Professor, Carey Business School
Tell us a little bit about your research. How does it contribute to the overall goal of HBHI?
I am an applied economist with a research focus on health and health care. The main themes of my work are centered around the determinants of children's health, the intergenerational transmission of health, the contribution of the health care system to long-term health and health inequalities, and the role of patient behavior in the production of health.
What would you say most motivates you to do what you do? What are the goals you most want to accomplish in your work?
Doing research is fun and there are so many unanswered or badly answered questions in the health care space. If I can add one data point to the set of answers to these questions, I have achieved my primary goal.
Tell us about a current project you are working on and what potential impacts do the findings have? What makes you excited about it?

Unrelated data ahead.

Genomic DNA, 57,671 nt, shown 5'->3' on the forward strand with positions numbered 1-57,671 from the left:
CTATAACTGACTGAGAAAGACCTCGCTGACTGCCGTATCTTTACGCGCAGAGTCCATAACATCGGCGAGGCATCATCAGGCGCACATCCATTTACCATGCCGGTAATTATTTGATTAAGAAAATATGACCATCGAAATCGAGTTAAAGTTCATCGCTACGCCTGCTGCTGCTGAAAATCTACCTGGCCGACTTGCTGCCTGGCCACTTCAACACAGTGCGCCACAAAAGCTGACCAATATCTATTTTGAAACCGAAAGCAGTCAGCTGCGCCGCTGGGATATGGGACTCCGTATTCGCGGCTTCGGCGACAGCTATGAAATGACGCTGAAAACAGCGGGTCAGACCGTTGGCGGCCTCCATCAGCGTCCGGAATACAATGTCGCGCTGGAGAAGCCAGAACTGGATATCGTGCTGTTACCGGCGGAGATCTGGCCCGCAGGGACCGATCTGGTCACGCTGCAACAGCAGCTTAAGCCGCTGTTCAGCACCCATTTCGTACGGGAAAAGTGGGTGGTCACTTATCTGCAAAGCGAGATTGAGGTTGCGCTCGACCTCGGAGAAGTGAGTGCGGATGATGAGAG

I am studying the effects of contraceptive pill subsides implemented in different municipalities in Sweden in the 1980s and 1990s on the generation of women affected by these subsidies and their children.
With the re-opening of the debate about reproductive freedoms in the US, the findings of this project are immediately relevant to the current policy discussions in the US.
Tell us about a project you are working on with other HBHI colleagues.
A project that was funded by HBHI as a pilot, which examines the geographic spillovers from non-pharmaceutical interventions intended to reduce the spread of COVID-19 on mobility in adjacent counties. We find that the spillover effects are of significant magnitude and go in the direction of the main effects, with sizes up to 30-40 percent of the direct effect.
What have you learned so far from being a part of HBHI?
Interdisciplinary work is fun, but not recommended for early-stage investigators.